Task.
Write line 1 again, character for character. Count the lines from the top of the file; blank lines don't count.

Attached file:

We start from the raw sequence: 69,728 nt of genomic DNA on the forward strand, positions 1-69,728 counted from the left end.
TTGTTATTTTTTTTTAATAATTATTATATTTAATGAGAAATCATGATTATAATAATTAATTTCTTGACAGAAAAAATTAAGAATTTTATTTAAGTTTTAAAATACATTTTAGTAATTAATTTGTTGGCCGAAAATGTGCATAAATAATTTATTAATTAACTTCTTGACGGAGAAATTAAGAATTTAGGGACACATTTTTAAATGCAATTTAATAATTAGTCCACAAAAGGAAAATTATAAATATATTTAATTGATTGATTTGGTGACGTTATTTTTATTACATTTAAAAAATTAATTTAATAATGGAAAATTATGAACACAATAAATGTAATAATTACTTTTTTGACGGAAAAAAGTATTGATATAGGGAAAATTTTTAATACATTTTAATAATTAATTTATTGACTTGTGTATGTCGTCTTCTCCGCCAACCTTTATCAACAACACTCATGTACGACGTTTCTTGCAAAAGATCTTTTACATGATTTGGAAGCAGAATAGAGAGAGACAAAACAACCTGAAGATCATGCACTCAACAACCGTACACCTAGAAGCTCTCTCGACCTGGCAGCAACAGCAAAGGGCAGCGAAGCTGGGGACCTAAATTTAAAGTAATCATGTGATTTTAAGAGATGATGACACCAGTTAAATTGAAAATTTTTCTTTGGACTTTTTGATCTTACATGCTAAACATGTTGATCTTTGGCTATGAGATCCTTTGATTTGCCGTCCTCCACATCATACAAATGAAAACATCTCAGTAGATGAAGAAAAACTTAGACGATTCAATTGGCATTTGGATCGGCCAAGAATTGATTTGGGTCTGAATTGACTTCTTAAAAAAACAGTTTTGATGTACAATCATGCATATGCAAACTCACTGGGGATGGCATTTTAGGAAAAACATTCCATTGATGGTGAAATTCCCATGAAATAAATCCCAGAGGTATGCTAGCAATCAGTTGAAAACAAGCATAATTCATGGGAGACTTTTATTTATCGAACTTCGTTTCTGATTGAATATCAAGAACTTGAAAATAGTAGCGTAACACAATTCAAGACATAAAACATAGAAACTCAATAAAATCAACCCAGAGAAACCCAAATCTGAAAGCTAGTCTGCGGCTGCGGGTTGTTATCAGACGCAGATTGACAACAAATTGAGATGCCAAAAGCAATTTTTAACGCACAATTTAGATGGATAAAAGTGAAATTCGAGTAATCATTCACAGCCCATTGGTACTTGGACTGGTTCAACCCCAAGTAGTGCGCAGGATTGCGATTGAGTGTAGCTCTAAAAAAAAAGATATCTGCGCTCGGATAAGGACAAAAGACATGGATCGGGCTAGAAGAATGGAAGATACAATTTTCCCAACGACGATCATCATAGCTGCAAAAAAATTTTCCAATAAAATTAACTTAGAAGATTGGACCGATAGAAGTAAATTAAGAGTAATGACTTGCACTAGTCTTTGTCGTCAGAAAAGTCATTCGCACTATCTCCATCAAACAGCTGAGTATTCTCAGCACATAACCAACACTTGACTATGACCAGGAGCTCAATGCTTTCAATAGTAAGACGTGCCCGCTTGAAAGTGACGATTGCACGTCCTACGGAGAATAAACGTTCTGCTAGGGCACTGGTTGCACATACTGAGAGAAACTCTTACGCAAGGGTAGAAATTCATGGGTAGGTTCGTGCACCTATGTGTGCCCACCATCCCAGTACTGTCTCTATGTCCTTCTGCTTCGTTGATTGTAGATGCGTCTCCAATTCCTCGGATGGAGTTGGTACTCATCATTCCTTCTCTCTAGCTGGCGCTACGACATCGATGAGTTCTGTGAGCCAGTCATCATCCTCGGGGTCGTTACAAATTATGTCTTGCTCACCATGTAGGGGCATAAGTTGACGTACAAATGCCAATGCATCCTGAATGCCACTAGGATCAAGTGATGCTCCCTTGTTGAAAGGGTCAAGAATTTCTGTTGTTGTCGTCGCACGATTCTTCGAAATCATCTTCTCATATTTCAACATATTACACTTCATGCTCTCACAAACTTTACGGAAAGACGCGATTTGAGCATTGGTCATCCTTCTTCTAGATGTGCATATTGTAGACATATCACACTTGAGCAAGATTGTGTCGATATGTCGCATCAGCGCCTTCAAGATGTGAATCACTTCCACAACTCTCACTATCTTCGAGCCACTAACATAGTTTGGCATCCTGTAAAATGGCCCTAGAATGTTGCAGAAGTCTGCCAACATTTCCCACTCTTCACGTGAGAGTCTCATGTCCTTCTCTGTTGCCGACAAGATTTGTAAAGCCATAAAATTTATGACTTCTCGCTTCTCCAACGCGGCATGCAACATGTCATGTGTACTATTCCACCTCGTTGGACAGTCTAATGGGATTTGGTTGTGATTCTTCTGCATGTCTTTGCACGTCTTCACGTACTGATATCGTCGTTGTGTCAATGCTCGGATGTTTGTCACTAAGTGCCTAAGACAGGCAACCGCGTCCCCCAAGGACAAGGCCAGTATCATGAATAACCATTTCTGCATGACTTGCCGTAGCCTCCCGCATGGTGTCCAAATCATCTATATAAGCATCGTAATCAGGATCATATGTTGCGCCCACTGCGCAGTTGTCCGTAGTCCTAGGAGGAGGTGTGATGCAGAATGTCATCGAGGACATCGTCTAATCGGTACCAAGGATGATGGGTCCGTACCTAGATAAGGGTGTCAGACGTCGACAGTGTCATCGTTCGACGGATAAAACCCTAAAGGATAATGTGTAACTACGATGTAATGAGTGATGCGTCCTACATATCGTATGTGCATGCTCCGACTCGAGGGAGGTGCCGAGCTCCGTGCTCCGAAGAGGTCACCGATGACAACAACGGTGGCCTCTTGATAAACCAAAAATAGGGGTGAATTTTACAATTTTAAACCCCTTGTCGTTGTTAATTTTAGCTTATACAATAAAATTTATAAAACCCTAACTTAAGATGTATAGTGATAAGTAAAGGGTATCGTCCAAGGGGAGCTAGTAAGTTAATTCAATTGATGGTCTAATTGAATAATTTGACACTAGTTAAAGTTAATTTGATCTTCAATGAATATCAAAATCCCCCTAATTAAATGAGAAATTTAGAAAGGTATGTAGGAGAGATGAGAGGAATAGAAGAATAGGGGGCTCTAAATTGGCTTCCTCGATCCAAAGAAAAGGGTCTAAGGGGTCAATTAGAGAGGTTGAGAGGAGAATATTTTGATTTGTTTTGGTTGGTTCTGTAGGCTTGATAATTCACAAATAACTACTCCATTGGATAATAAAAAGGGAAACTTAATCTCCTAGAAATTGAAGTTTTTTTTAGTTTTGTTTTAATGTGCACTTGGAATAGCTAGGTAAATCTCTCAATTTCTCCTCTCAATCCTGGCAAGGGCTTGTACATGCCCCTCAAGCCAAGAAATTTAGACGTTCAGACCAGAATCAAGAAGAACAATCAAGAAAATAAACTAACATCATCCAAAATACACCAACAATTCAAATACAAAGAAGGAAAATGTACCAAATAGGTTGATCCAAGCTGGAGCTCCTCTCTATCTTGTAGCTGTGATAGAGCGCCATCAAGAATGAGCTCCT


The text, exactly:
We start from the raw sequence: 69,728 nt of genomic DNA on the forward strand, positions 1-69,728 counted from the left end.